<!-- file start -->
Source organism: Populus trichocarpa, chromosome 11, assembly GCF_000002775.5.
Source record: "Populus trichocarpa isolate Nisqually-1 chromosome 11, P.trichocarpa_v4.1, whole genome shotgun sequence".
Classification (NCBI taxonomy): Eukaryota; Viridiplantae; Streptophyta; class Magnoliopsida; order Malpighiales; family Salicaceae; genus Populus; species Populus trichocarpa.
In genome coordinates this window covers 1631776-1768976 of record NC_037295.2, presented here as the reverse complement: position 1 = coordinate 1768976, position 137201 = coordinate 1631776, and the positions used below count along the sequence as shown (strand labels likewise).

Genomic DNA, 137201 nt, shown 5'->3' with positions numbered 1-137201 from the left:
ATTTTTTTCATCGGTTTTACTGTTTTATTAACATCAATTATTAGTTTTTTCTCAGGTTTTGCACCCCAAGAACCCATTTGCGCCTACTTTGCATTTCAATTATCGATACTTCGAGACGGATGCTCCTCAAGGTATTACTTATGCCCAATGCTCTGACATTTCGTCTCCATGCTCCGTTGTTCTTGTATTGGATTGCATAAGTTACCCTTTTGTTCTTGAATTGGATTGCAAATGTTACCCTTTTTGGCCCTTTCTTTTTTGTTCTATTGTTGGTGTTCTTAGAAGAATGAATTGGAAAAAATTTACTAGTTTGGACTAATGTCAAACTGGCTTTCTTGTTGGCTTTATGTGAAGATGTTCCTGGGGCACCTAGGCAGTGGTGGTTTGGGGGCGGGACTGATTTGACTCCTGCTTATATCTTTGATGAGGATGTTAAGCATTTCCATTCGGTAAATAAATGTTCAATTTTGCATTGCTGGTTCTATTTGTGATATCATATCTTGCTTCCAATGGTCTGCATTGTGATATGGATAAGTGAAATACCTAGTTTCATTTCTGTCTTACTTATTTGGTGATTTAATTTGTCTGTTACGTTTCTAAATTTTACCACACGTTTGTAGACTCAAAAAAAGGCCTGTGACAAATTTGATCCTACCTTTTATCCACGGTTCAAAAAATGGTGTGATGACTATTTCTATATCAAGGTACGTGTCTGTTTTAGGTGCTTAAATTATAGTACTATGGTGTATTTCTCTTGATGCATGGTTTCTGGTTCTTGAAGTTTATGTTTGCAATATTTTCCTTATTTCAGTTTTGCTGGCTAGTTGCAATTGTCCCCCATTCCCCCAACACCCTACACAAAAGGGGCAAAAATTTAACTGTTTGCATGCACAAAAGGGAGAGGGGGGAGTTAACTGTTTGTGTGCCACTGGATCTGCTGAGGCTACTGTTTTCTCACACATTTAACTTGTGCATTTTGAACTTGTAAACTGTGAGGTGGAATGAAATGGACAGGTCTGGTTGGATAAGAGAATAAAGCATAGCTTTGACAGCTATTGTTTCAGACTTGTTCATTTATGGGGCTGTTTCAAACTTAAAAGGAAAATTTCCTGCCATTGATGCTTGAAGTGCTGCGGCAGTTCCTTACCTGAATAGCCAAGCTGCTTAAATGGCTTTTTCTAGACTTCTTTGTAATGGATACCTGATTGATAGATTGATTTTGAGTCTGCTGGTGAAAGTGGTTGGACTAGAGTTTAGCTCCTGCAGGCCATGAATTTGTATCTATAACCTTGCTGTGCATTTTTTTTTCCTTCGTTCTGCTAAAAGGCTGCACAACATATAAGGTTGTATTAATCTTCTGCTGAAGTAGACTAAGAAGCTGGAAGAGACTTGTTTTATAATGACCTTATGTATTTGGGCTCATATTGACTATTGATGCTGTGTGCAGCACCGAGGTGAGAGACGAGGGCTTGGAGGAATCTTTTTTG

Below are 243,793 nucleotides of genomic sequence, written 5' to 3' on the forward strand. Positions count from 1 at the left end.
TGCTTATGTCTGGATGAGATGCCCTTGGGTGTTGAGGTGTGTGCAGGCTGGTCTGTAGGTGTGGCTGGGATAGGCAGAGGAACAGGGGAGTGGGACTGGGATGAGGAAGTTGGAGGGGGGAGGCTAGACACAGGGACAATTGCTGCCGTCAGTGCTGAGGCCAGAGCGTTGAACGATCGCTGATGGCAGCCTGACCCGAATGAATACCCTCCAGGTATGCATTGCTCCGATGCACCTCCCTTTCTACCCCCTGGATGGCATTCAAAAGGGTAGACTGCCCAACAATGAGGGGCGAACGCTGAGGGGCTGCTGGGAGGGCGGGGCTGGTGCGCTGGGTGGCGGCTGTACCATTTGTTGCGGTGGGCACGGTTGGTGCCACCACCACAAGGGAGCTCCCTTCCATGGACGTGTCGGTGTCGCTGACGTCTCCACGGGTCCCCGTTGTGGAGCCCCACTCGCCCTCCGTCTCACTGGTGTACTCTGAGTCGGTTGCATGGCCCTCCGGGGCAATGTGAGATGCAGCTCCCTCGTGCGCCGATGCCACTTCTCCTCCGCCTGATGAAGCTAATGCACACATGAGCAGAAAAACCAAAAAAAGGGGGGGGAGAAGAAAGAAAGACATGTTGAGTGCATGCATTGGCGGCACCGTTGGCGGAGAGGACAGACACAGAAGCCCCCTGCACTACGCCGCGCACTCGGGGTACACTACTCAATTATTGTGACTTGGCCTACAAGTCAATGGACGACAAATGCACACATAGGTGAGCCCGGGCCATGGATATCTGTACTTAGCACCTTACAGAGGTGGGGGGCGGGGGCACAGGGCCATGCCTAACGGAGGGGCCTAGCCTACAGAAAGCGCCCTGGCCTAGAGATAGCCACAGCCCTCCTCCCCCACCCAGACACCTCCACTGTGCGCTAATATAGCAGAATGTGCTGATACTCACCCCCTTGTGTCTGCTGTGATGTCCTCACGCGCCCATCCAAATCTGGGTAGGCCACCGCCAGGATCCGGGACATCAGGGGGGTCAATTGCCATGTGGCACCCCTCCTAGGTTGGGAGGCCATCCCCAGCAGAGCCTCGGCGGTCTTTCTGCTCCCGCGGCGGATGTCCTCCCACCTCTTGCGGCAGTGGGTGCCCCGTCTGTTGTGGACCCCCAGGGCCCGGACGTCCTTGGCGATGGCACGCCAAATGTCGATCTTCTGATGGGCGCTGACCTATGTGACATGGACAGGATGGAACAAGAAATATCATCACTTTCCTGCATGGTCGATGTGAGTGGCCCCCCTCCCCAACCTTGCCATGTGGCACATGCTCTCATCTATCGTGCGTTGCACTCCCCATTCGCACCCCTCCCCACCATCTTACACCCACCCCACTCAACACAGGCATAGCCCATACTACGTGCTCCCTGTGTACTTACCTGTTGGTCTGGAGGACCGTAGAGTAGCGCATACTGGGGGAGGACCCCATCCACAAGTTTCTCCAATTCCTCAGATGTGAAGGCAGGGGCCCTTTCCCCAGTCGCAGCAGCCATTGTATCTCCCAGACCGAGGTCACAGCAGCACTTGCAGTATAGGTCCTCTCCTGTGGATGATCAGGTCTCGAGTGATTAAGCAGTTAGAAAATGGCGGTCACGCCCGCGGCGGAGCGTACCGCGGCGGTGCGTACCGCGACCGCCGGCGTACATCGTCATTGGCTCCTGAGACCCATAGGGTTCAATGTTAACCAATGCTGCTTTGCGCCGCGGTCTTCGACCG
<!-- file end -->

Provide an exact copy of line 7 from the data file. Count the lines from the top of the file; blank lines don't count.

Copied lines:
Below are 243,793 nucleotides of genomic sequence, written 5' to 3' on the forward strand. Positions count from 1 at the left end.